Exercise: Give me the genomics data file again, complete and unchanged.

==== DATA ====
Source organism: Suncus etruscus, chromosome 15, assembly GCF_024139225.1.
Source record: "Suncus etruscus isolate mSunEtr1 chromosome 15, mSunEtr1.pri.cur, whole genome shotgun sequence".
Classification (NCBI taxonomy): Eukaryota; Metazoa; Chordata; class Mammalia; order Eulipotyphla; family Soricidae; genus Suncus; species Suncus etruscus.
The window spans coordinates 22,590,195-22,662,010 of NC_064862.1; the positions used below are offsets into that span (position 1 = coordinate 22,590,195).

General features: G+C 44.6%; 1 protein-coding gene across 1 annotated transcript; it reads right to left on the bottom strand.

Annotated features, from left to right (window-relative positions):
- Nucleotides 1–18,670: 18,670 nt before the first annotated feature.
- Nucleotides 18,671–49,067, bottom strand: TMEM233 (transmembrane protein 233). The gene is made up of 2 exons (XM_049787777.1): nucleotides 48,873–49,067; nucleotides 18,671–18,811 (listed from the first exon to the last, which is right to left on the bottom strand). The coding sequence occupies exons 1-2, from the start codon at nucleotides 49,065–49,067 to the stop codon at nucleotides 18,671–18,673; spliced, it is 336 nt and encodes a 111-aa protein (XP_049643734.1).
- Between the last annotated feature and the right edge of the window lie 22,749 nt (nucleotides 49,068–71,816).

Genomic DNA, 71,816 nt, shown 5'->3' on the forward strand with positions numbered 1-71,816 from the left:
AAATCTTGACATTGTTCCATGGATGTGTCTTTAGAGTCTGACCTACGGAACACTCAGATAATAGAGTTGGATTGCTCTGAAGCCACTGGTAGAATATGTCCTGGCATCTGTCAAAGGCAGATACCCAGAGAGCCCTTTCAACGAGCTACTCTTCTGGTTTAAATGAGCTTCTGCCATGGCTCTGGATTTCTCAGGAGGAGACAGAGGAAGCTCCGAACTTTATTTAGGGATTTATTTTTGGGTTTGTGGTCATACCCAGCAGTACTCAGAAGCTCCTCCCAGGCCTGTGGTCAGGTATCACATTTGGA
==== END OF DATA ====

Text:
Source organism: Suncus etruscus, chromosome 15, assembly GCF_024139225.1.
Source record: "Suncus etruscus isolate mSunEtr1 chromosome 15, mSunEtr1.pri.cur, whole genome shotgun sequence".
Classification (NCBI taxonomy): Eukaryota; Metazoa; Chordata; class Mammalia; order Eulipotyphla; family Soricidae; genus Suncus; species Suncus etruscus.
The window spans coordinates 22,590,195-22,662,010 of NC_064862.1; the positions used below are offsets into that span (position 1 = coordinate 22,590,195).

General features: G+C 44.6%; 1 protein-coding gene across 1 annotated transcript; it reads right to left on the bottom strand.

Annotated features, from left to right (window-relative positions):
- Nucleotides 1–18,670: 18,670 nt before the first annotated feature.
- Nucleotides 18,671–49,067, bottom strand: TMEM233 (transmembrane protein 233). The gene is made up of 2 exons (XM_049787777.1): nucleotides 48,873–49,067; nucleotides 18,671–18,811 (listed from the first exon to the last, which is right to left on the bottom strand). The coding sequence occupies exons 1-2, from the start codon at nucleotides 49,065–49,067 to the stop codon at nucleotides 18,671–18,673; spliced, it is 336 nt and encodes a 111-aa protein (XP_049643734.1).
- Between the last annotated feature and the right edge of the window lie 22,749 nt (nucleotides 49,068–71,816).

Genomic DNA, 71,816 nt, shown 5'->3' on the forward strand with positions numbered 1-71,816 from the left:
AAATCTTGACATTGTTCCATGGATGTGTCTTTAGAGTCTGACCTACGGAACACTCAGATAATAGAGTTGGATTGCTCTGAAGCCACTGGTAGAATATGTCCTGGCATCTGTCAAAGGCAGATACCCAGAGAGCCCTTTCAACGAGCTACTCTTCTGGTTTAAATGAGCTTCTGCCATGGCTCTGGATTTCTCAGGAGGAGACAGAGGAAGCTCCGAACTTTATTTAGGGATTTATTTTTGGGTTTGTGGTCATACCCAGCAGTACTCAGAAGCTCCTCCCAGGCCTGTGGTCAGGTATCACATTTGGA